An early VSPCC executive committee. Australian Manuscripts Collection, State Library Victoria, MS 10384

An early VSPCC executive committee.
Australian Manuscripts Collection, State Library Victoria, MS 10384

Unfortunately Lucy and Sarah couldn't be at the launch, and were greatly missed! As always, this project was very much a team effort.

It was an honour to work with CPS on documenting and celebrating its history, and to tell the story of such a long-running and important organisation. We're looking forward to working further with them on a website, which will feature audio documentaries using the oral history interviews we conducted with current and former staff as part of this project. 

You can read more about the launch on the CPS website.

Fiona Poulton

Australia Calls: Whitehorse exhibition launch

Throughout 2015 we have been working with Whitehorse City Council to produce an exhibition commemorating the centenary of World War I and examining the impact of the war on the local community. Australia Calls was launched in the Whitehorse Artspace at Box Hill Town Hall on Friday 11 September by Whitehorse City Councillor Helen Harris, Federal Member for Chisholm Anna Burke and Federal Member for Deakin Michael Sukkar.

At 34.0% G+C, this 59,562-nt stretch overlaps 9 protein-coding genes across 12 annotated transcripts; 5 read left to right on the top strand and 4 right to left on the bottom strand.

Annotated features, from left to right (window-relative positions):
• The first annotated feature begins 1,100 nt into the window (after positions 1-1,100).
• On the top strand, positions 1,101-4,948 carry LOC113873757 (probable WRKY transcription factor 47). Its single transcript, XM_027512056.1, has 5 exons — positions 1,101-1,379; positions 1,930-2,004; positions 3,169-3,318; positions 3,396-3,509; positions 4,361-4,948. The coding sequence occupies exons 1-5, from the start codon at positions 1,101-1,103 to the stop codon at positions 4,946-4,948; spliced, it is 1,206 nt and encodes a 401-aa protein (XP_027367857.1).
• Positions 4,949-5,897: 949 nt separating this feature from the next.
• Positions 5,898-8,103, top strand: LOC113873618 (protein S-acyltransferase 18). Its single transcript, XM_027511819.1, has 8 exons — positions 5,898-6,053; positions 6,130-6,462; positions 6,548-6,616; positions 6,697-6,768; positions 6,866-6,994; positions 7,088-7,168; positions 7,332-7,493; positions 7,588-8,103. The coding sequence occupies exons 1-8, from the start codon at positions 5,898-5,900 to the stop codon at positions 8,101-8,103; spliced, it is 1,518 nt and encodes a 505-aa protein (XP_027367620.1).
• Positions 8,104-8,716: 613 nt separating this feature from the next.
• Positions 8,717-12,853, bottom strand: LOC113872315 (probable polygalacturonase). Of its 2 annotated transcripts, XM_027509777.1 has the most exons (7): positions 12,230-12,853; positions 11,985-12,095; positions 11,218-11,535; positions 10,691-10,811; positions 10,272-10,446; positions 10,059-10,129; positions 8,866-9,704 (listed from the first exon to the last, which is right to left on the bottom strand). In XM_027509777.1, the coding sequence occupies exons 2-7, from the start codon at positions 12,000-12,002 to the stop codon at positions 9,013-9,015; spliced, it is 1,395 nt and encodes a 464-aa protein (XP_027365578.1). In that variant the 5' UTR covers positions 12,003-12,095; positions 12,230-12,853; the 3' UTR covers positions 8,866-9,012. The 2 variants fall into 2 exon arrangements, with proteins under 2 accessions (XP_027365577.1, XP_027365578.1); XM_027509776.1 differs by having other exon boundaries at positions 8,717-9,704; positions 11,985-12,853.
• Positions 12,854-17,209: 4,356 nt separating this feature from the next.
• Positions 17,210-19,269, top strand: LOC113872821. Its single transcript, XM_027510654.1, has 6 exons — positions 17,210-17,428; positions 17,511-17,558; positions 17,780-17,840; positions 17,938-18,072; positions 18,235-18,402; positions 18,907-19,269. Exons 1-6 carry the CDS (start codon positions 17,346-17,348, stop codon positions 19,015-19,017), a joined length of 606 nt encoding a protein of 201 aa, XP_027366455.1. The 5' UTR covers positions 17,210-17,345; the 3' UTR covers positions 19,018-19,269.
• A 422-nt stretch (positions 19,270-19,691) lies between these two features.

The exhibition examines the impact of the war on Whitehorse by exploring the stories of local families and individuals – from those who enlisted and experienced the war first hand, to residents who contributed to the war effort from Australian shores. We had the rich resources and archival collections of local historical societies to draw on, as we researched the stories of five local servicemen and examined themes including local recruitment efforts and fundraising activities, the conscription debate, and efforts to support returned serviceman following the war and to commemorate their experiences.